Dancers’ Studio West’s Dance Action Group

By Sarah Todd
  • Shayne Johnson in Pan by Davida Monk / Photo by Citrus Photography
  • Dario Charles, Catherine Hayward, Mark Ikeda, Shayne Johnson, Davida Monk, Sylvie Moquin and Kate Stashko in Les Uns et les Autres by Helen Husak / Photo by Citrus Photography
  • Shayne Johnson, Kate Stashko, Catherine Hayward, Mark Ikeda and Sylvie Moquin in Race of The Mighty by Deanne Walsh / Photo by Citrus Photography
  • Catherine Hayward, Kate Stashko and Sylvie Moquin in Where there is no path by Mark Ikeda / Photo by Citrus Photography


Calgary June 25-27, 2015

It doesn’t take long to notice that Calgary, beyond its reputation as a city dedicated to business and energy, is a city of the performing arts. Audiences in Calgary are dedicated to theatre companies, the ballet and the symphony, chamber music ensembles, improv comedy troupes and music festivals. Though it seems to have more theatre companies per capita than any other Canadian city, I have found contemporary dance and its attendant communities difficult to locate. With a dance program at the University of Calgary, I knew there were contemporary dancers walking among us. At Dancers’ Studio West’s (DSW) Mythbehavin’, presented by the Dance Action Group (DAG), I finally found these dancers, and a vibrant community dedicated to movement and ideas.

As a cultural community, Calgary’s artists seem to create and perform without looming historical precedents, and with it a refreshing lack of self-consciousness. People just do what they want to do. This ethos is evident in the work of DAG – a relatively small group of performers and choreographers from a diverse range of backgrounds who make up the artistic core of Dance Action Lab. The lab is under the umbrella of DSW generally.

The idea of “the lab” has been really popular across many artistic disciplines since the late 1990s (particularly in the contemporary visual arts). Its popularity has led the term “lab” to be applied so widely that its meaning has frequently been lost: art galleries are labs, think tanks are labs, academic conferences are labs. In the case of Dance Action Lab, they are doing the term justice, in that they are really, truly experimenting. All of the works in the evening-length Mythbehavin’ came out of an intense ten-week choreographic boot camp (my characterization, not theirs), where they established the choreographic process in an unusual way. The group drew names out of a hat to determine who was going to choreograph each work. After this, they drew numbers to determine how many people would be in each choreographer’s work. And lastly, names were drawn to designate dancers to each choreographer. Throughout the dance-making process, every dancer rehearsed each work (regardless of whether they were performing in that piece) in order to get to know each choreographer’s practice and provide feedback. This structure upends the traditional hierarchy between dancer and choreographer and the control-freak choreographer stereotype (alive and well in contemporary dance). Above all, this process is a gesture toward true collectivity – complicated, messy, challenging, rewardingly collective. This seems terrifying, with a ten-week lead up to showtime, and takes a great deal of commitment and courage.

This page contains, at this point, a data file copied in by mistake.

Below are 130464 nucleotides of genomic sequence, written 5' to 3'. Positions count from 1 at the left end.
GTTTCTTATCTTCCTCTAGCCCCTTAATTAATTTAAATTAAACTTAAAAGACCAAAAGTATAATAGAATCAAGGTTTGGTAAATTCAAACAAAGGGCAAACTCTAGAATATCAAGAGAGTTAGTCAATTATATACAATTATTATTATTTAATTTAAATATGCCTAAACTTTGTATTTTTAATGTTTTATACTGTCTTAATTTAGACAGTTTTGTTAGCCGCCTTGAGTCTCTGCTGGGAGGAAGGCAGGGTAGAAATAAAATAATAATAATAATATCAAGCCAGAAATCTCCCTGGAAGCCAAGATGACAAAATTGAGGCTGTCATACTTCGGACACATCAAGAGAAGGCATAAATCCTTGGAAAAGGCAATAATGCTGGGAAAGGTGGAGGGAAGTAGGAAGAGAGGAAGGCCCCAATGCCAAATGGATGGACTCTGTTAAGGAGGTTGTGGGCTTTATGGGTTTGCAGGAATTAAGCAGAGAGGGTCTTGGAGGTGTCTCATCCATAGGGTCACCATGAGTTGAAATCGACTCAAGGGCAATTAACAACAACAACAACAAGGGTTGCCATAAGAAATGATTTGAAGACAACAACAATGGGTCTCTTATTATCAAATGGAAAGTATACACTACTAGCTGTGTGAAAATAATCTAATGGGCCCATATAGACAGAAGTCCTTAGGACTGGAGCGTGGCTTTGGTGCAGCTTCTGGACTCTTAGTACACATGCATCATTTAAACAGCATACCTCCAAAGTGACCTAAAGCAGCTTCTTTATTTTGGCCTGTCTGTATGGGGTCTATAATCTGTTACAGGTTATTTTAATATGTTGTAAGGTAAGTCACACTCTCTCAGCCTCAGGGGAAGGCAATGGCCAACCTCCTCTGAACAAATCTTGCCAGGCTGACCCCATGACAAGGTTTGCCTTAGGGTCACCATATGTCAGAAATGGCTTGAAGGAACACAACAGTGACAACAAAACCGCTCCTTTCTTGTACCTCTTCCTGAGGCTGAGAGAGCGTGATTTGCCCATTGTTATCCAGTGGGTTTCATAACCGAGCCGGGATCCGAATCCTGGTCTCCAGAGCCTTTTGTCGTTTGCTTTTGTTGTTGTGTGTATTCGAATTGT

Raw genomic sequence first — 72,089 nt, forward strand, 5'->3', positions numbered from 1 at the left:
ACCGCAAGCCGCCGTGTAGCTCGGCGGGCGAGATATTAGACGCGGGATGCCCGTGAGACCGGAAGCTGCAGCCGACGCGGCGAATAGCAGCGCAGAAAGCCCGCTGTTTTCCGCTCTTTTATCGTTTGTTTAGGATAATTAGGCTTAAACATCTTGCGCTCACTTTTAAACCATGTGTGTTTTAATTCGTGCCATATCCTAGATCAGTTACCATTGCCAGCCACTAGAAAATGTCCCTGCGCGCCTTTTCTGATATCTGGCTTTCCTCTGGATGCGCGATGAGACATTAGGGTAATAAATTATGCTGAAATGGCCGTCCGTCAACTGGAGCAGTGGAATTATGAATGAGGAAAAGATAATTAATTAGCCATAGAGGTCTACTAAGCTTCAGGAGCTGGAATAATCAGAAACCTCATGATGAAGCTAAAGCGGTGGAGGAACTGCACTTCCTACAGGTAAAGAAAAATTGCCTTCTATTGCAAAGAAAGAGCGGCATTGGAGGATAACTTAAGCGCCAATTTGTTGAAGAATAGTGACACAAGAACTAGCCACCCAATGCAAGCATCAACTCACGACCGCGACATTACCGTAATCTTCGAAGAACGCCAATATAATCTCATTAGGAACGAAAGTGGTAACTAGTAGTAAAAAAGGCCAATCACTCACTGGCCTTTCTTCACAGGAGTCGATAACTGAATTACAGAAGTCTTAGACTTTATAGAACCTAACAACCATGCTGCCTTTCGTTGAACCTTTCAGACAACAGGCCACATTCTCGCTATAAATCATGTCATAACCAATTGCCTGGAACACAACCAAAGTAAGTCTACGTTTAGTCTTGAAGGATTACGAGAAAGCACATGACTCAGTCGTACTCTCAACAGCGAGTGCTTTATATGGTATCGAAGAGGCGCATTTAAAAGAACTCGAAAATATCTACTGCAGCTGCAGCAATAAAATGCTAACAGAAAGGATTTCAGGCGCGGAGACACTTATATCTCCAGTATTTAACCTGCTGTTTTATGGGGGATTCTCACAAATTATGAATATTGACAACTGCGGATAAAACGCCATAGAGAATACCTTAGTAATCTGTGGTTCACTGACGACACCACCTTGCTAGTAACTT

Evidently, the risk-taking paid off. Mythbehavin’, a pleasantly silly name for a semi-serious theme, was a compilation of works relating to mythology – no specific era, and often about the idea of mythology itself. From Amazon warriors, to Pan, to Mount Olympus, the mythological leitmotif was compelling enough without being too prescriptive. Perhaps I have been watching too much TV (I have), but everything had an aesthetic Game of Thrones tinge of to me. But it was remarkable how evocative each work was with very minimal lighting and costume.

The choreography itself was fairly compelling overall, and there were some gleaming standout moments, such as a pas de deux in Deanne Walsh’s Race of the Mighty between two women, which read intensely as a one-bodied, two-headed dragon.  After ten weeks, these were still works-in-process, but what made up for it was that it was clear that all of these dancers and choreographers were working through it, figuring things out in time and space with their bodies. I will take that kind of labour over virtuosity any day. The diverse dance background of each of the dancers was mentioned in the introduction, but it would have been interesting to see those different dance vocabularies (hip hop, jazz, tap, African etc.) more thoroughly represented and/or deconstructed in the works. What would happen if the movement vocabularies were as radically experimental as the Dance Action Lab structure?

DAG’s activities are reaching far beyond proscenium-stage performance – they have an upcoming series of events that I will be paying close attention to – festivals, an (exceedingly generous) free “outside eye” service to choreographers, and opportunities for emerging artists. Most interestingly perhaps is the Undressing the Dance Dialogues, a free public conversation series about dance. These actions are opening up the contemporary dance discourse to new audiences and producers in Calgary – the inclusivity of these programs is exciting. I keep saying it, but things are germinating here in Calgary, and emergent ensembles like DAG are the catalyst.



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